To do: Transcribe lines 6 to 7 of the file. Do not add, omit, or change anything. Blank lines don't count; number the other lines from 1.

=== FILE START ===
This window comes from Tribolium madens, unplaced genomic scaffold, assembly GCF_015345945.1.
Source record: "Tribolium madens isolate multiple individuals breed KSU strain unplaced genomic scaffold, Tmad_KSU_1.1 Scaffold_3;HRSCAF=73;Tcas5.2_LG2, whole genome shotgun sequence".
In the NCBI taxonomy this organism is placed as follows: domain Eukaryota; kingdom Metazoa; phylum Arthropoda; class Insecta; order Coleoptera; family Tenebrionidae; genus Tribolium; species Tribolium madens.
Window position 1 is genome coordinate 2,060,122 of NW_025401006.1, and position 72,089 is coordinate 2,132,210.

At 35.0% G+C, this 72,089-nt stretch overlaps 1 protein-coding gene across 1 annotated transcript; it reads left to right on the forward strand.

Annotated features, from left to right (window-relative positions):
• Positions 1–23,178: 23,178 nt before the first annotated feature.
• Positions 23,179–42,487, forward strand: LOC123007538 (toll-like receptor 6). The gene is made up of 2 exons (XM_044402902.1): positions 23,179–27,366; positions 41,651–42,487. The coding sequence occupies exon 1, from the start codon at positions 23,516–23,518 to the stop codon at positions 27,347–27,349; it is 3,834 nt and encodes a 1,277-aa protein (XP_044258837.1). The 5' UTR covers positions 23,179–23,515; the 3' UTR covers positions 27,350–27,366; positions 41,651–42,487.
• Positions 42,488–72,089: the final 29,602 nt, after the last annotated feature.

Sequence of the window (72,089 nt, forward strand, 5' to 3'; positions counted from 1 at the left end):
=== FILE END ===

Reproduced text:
Annotated features, from left to right (window-relative positions):
• Positions 1–23,178: 23,178 nt before the first annotated feature.